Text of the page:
Comparison of pelvic tilt before and after hip flexor stretching in healthy adults

Preece, SJ ORCID: https://orcid.org/0000-0002-2434-732X, Tan, YF, Alghamdi, TDA and Arnall, FA 2021, 'Comparison of pelvic tilt before and after hip flexor stretching in healthy adults' , Journal of Manipulative and Physiological Therapeutics, 44 (4) , pp. 289-294.

[img] PDF - Accepted Version
Restricted to Repository staff only until 3 June 2022.
Available under License Creative Commons Attribution Non-commercial No Derivatives 4.0.

Download (297kB) | Request a copy

Abstract

Objectives: An increase in anterior pelvic tilt is often assumed to result from short hip flexor muscles. Such altered postural alignment may increase the stress on the lumbar spine and has been shown to be a characteristic of specific low back pain populations. However, there has been minimal research investigating the link between hip flexor muscle length and pelvic inclination/lumbar lordosis in relaxed standing. Therefore, this study sought to understand whether hip flexor stretching would reduce pelvic tilt and/or lumbar lordosis. Methods: We quantified pelvic tilt and lumbar lordosis before and after a single session of passive hip flexor stretching in a sample of 23 male subjects. Changes in hip flexor length were also characterised, using a Thomas test protocol to measure passive hip extension in supine lying. We investigated both the mean effect of the stretching protocol and potential correlations between changes in passive hip extension and changes in pelvic tilt/lumbar lordosis. Results: Following the stretching protocol, there was a mean increase of 2.6° (p<0.001) in passive hip extension and corresponding mean reduction of 1.2° (p<0.001) in anterior pelvic tilt. However, there was no change in lumbar lordosis nor were there any meaningful correlations between the change in passive hip extension and change in pelvic tilt/lumbar lordosis. Conclusions: The results suggest that hip muscle stretching may lead to immediate reductions in pelvic tilt during relaxed standing. Such stretching programmes could play an important role in interventions designed to improve standing postural alignment.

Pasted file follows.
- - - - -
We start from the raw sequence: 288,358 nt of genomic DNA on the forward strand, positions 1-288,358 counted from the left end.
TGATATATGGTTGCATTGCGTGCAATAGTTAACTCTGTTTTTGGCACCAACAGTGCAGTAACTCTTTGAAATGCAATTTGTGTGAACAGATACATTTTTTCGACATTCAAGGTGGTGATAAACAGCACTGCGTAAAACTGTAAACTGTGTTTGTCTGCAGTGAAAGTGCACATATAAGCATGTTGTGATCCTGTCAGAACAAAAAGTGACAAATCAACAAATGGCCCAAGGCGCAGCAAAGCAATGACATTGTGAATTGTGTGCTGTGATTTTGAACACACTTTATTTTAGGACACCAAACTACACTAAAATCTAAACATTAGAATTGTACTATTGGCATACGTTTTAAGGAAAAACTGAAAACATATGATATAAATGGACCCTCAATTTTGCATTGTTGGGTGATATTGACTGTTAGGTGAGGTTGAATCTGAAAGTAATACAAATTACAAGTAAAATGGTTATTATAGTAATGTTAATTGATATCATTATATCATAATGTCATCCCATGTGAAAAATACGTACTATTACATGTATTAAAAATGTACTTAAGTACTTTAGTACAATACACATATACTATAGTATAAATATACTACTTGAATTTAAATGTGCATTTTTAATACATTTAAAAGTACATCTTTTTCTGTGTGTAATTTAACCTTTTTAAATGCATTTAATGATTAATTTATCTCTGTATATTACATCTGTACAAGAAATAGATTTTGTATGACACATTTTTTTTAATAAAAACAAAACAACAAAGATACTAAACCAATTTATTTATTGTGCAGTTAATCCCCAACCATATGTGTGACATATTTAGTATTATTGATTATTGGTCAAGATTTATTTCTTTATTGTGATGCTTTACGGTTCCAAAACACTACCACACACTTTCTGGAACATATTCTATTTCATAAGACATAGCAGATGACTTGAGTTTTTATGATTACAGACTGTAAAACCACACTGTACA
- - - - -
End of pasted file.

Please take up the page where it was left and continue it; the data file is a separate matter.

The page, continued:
Item Type: Article
Schools: Schools > School of Health Sciences
Journal or Publication Title: Journal of Manipulative and Physiological Therapeutics
Publisher: Elsevier
ISSN: 0161-4754
Related URLs:
Depositing User: SJ Preece
Date Deposited: 04 Jun 2021 10:08
Last Modified: 28 Aug 2021 10:41
URI: http://usir.salford.ac.uk/id/eprint/60850

Actions (login required)

Edit record (repository staff only) Edit record (repository staff only)

Downloads

Downloads per month over past year